Boldly Going: Star Trek:TNG: Season 2: a review

My second viewing of Season One of Star Trek: The Next Generation was an eye-opening experience. Simply put: it was crap.

Hey, I’m as big a TNG apologist as anyone, and, while I accept that there were many events in the first season that remain important to the mythos of TNG, such as Tasha Yar’s death and the first appearance of Q and—I’m sure there’s more, but I can’t think of any of it at the moment. Let’s just agree that it’s best to get the first season out of the way and move on to the rest.

Season Two is part of the rest, of course. It had its problems, but none as big as in the first season. The documentary Chaos on the Bridge describes many of the behind-the-scenes obstacles in detail, and I’ve already written about them. But, this season of ST:TNG contains two of my favorite episodes of all of the Star Trek shows I’ve watched during my Boldly Going project so far.

The first is episode 2.8 “A Matter of Honor” in which Commander Riker participates in an officer exchange program with the Klingons. It was the first TNG episode that I gave 4-out-of-5 stars to in my own personal scoring of Trek episodes. To me, 4 stars means that I thought it was “very good.” That’s pretty deep into the series to get a 4-star episode, I think.

What was it about this episode that spoke to me, personally? I think it was that it was the first episode I felt was really character-centered. Prior to this, all of the TNG episodes felt too much ensemble and too much technology focused. This was a Riker episode, pure and simple. And, when he chose to allow the Klingon captain to strike him, this revealed more about Riker’s character than any episode up to that point. Until “Honor,” we just had to accept that Riker was as great as every character said he was in the show. After the episode, we begin to see for ourselves.

I was still riding the high of this episode when I watched episode 2.9 “Measure of a Man” in which Data is put on trial to determine whether or not he was property of Starfleet. Spoiler: he was not. This was the first episode I gave 5 stars to, which means it was damn-near perfect to me. Again, a character- not an action-piece. This time the characters examined more deeply were Data and Captain Jean-Luc Picard. After watching this episode, I thought “This is it; Next Gen has arrived.”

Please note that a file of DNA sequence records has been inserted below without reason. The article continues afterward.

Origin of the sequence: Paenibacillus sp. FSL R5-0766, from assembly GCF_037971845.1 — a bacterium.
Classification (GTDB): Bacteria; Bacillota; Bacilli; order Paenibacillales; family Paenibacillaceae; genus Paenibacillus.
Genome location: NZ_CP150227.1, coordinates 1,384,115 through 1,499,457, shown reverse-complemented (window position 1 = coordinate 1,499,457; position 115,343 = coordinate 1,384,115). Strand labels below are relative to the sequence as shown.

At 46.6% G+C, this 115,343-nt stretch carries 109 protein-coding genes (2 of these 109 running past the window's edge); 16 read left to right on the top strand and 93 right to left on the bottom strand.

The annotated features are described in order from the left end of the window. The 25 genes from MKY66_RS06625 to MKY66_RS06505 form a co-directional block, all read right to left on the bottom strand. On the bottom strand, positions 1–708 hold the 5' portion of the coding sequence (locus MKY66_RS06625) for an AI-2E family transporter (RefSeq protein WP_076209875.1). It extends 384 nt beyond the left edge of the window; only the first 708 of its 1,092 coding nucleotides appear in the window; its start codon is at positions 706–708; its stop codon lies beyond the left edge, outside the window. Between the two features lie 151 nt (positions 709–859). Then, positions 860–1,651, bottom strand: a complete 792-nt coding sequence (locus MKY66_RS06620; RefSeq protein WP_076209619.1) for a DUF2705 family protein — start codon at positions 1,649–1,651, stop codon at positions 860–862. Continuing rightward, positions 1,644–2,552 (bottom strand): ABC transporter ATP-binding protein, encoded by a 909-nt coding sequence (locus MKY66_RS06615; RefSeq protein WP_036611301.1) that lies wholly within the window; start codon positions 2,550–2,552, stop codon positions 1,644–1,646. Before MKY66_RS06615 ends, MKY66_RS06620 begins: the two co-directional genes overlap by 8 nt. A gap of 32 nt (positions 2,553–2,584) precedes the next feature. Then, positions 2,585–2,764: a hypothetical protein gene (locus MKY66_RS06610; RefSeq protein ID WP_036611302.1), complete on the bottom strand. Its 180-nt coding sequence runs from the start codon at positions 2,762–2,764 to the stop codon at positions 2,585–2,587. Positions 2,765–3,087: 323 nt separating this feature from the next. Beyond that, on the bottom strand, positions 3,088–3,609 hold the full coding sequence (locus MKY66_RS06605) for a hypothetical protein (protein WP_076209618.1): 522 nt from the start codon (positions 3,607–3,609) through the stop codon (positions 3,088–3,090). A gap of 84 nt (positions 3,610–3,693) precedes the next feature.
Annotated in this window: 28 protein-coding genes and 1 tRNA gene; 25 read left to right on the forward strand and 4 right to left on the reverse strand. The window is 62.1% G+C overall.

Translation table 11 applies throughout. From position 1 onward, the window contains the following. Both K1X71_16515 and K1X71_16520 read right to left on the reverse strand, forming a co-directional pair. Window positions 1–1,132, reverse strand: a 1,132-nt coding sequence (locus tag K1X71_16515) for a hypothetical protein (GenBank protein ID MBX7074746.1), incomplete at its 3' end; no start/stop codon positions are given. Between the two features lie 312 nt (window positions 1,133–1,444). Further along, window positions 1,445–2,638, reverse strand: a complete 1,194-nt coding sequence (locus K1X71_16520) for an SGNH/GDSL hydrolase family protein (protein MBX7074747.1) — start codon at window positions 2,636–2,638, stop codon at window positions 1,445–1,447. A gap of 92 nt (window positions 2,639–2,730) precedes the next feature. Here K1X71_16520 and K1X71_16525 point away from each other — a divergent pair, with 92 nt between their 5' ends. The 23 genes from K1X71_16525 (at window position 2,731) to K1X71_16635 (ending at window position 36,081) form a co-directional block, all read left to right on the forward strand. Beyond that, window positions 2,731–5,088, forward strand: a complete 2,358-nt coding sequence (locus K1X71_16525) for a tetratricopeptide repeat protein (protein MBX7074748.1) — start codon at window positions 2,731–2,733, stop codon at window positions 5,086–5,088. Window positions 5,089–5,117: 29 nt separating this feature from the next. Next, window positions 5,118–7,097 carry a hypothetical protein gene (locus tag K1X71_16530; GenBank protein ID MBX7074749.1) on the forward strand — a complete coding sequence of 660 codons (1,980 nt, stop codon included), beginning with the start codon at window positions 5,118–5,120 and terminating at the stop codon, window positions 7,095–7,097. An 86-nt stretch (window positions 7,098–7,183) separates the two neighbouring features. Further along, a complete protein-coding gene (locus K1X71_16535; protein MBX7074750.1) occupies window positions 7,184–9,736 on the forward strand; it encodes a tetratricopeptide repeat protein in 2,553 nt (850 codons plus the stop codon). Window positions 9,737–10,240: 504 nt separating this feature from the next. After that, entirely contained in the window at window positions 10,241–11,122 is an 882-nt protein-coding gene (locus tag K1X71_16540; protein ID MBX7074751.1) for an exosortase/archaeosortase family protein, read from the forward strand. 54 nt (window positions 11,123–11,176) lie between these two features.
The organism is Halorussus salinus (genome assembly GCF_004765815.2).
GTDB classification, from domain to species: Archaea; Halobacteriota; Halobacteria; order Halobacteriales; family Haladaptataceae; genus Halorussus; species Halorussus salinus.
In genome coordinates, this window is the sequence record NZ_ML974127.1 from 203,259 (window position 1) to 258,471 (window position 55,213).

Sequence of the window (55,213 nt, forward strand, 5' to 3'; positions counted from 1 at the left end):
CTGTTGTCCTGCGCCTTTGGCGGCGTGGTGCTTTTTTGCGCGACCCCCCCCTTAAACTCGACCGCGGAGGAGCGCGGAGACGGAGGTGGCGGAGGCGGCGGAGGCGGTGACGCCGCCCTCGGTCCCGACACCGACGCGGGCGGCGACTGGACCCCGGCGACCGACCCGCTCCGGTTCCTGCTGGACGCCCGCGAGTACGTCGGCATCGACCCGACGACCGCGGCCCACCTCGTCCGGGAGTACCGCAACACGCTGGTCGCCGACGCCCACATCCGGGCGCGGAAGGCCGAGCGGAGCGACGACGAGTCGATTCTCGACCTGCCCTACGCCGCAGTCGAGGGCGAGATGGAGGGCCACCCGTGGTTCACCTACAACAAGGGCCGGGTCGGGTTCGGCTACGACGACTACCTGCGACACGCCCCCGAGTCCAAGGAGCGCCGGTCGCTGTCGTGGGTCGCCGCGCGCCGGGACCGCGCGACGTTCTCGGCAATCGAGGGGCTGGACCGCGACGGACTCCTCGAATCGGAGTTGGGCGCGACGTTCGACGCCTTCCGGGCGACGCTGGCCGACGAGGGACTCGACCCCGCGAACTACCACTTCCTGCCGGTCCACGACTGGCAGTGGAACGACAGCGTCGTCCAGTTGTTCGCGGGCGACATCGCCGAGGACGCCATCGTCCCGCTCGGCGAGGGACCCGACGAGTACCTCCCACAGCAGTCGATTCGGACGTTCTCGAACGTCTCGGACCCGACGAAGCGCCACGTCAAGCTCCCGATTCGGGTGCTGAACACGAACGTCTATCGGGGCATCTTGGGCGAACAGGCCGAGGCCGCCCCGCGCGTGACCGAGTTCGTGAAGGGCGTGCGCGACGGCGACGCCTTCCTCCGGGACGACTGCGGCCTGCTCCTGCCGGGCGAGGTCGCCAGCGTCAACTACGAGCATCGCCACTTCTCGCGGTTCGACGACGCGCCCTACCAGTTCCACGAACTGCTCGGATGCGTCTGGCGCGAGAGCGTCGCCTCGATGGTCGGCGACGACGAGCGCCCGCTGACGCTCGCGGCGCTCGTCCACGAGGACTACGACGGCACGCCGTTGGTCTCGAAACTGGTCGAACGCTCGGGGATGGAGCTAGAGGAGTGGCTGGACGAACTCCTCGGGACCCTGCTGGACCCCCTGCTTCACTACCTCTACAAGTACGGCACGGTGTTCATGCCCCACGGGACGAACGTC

This thinking was a bit premature, however. These two episodes were the highlight of a season truncated because of a writer’s strike. Even so, there were no real stinkers like those found in the first season. Most of the season was just OK. Not bad, but not very good either. Just OK.

Until this watch-through, I never really appreciated the addition of Dr. Pulaski. She was more in the mold of Dr. Leonard “Bones” McCoy than Beverly Crusher. Her bigotry directed at Data, as an android, bothered me throughout the season, but otherwise I thought she was a great addition to the show. She was the opposite of a Yes-man, and something that the show sorely needed. It’s bittersweet knowing that she would vanish again after this season, but I seem to remember that Beverly Crusher becomes a better character later. Time will tell.

Season Two also saw the addition of Guinan as the Ten-Forward bartender in many of the episodes. She was a welcome addition. For that matter, Ten-Forward was a welcome addition. We also find out that Captain Picard has an artificial heart in an episode that shows he and Wesley Crusher becoming closer. Riker’s dad makes an appearance. He used to have a relationship with Dr. Pulaski, it seems, and Riker has major daddy issues to work out. Lwaxanna Troi shows up again, apparently in heat, and we learn more about Betazoids than we knew we wanted to know. Q makes another obligatory appearance, of course, which will become a Trek trope. Deanna Troi gets raped by a space ghost and gives birth to a child. Joe Piscopo makes an appearance as the greatest comedian who ever lived (irony) in the same episode that Teri Hatcher also appears, showing that they are real and they are spectacular. Data play-acts as Sherlock Holmes for the first time, and it is a good episode, if not necessarily a great one.

TNG snobs almost always say that the series didn’t come into its own until Season Three. While this is probably true, the second season wasn’t without its high points.

I still maintain that, except for certain specific episodes, the first season can be skipped entirely without missing a thing. The second season, however, offers enough gold to be worthy of your viewing. Two of my favorite episodes in the entire series are in this season, and enough else that is interesting enough to warrant your attention.

Is the third season better? Most assuredly so. And we’re going there next.

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